Here we go with the 2nd half of the article, following on from yesterday's blog post! This part looks in more depth at face shapes, hair and even glasses.

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Don't strangle that forehead

We all want a Hat that stays put and survives the fiercest of winter gales, but that shouldn't mean that the brim of the Hat has to pinch our heads oh so tightly. Negative ease will determine fit and how well it stays on but the choice of knitted Brim will make a huge difference to how it looks, without affecting fit. 

 

Brims work for just about everyone, and the deeper rolled edge on this design, Dulcie, provides an alternative to regular brims


Ribbed brims are classic; a soft 1x1 rib suits women better, whereas a 2x2 or wider would be more wisely used on a mens Hat. A short ribbed brim will have the effect of softening the edge, and a deeper brim adds more emphasis to the tight fit and will look more dramatic. One of the most flattering edges I have ever seen doesn't belong in the ribbed category though, and is often considered insufficient on a Hat until it's actually tried – a basic stocking stitch rolled edge. Sure, ribbing has much more stretch than stocking stitch, especially if a ribbed cast-on is used, but do we really want the brim of our Hat to be able to stretch through 5 sizes? It's prudent to remember that a suitably sized Hat with a soft brim edge will both fit better and last longer.

 

Another example of brims suiting most people – they break up the face and add interest, and are a perfect addition to berets. Here we see Roberta modelling Camden Cap.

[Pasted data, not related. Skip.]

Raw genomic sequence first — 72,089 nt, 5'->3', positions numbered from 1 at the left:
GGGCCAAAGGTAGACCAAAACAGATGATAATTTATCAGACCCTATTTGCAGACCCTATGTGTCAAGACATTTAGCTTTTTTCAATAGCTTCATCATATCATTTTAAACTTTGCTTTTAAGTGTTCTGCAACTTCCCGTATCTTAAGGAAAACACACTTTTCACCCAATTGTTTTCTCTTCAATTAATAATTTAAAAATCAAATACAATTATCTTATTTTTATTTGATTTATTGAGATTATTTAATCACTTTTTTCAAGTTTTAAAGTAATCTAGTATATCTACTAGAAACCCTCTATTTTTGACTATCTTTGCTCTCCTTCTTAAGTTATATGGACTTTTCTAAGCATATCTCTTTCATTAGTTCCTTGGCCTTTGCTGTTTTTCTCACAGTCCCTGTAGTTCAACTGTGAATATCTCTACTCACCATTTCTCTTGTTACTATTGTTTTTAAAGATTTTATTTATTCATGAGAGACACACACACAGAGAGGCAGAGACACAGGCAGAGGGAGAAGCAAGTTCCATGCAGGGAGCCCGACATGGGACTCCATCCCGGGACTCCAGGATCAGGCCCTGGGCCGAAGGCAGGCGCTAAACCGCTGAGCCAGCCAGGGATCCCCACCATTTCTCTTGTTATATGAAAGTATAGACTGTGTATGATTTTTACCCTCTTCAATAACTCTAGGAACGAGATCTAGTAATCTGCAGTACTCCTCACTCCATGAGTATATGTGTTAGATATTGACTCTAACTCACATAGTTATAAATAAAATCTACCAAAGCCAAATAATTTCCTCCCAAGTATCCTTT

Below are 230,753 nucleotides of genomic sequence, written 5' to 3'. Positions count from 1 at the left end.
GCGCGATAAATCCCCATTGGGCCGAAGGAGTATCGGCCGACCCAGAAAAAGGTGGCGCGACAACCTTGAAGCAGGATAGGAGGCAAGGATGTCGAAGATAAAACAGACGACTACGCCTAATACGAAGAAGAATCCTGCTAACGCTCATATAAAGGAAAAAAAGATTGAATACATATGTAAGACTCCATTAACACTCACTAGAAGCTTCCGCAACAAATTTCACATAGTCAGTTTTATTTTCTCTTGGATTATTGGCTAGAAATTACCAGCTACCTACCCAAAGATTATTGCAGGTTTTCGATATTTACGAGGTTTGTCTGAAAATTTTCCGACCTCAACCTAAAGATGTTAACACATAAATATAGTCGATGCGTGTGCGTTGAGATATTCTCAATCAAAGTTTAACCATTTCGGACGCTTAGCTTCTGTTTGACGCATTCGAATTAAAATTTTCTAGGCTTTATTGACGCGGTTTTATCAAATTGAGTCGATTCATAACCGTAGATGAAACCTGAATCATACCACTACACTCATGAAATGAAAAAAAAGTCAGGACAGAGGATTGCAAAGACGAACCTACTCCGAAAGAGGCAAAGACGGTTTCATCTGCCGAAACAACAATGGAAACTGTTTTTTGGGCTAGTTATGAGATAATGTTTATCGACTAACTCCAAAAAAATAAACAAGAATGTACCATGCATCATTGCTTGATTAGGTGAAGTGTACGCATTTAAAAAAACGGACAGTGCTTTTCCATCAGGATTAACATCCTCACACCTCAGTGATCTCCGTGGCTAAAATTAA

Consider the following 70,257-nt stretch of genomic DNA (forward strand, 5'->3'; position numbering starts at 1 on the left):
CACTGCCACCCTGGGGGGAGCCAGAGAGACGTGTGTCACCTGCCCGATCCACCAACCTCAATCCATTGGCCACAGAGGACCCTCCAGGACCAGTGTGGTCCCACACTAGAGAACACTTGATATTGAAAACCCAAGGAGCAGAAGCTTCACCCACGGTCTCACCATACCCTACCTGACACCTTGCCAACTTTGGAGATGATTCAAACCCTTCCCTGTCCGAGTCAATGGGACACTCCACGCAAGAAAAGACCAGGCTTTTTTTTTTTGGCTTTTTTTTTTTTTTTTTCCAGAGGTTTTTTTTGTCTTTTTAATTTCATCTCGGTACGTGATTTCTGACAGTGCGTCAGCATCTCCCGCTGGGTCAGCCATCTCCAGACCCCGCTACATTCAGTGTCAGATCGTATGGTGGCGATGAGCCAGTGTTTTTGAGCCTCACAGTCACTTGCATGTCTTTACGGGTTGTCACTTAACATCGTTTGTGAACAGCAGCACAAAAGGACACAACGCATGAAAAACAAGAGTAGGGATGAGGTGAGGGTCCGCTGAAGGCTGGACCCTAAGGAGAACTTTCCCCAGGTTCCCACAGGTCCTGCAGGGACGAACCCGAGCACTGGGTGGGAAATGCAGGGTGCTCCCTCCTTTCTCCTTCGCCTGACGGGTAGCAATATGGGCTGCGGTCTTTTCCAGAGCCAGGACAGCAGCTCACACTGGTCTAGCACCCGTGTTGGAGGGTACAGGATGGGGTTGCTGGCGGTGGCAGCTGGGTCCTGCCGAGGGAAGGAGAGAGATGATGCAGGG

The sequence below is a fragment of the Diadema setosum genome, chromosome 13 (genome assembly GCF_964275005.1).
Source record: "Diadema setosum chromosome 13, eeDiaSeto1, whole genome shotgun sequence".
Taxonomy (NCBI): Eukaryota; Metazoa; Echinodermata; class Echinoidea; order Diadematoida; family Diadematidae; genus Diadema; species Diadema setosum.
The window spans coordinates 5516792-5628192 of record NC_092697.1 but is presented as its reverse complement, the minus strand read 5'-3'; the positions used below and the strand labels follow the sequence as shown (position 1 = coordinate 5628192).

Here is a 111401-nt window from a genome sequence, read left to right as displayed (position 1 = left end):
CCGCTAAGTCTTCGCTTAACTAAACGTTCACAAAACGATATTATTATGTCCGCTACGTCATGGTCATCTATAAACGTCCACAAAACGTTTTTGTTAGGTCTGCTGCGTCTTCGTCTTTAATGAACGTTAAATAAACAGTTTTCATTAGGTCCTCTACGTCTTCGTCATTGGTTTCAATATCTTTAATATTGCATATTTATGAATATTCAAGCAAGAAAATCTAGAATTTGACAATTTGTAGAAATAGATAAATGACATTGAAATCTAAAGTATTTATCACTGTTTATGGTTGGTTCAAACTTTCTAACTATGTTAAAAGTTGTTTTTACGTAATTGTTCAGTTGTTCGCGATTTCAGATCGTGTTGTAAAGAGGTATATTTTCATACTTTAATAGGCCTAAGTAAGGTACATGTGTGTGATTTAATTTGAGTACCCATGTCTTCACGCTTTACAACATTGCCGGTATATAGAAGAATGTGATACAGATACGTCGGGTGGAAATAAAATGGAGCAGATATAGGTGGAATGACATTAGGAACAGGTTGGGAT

Manage your hair

Long hair is easy to please with knitted Hats, especially long straight hair. Short hair can be more difficult, as can a lively curly mane, yet that's not to say that these styles don't or won't suit Hats. The key with hair is to let it frame your face and work for you. Don't tuck it up and under, or squash it under a tight fitting Hat causing it to flail out wildly. Even short hair can be of benefit provided it's allowed to be seen. Hair pulled back or tucked away often looks harsh, which in turn will make the Hat, and your face, look harsh. Have super short hair and don't want to look bald with your new knitter Hat? Allow a touch of your fringe or a few strands either side of your ears to be visible. This works every time.

 

Karenin is a Hat that really hugs the face, yet here we can see that even short hair works with this style if it's allowed to be noticed.

 

Don't be afraid to let your Hat hug you

There's been a trend of late to wear Hats, particularly berets, towards the back of the head. This can be a flattering look, especially for those with shorter hair or rounder faces, as it can add length to the face. Yet it's not a great look for everyone.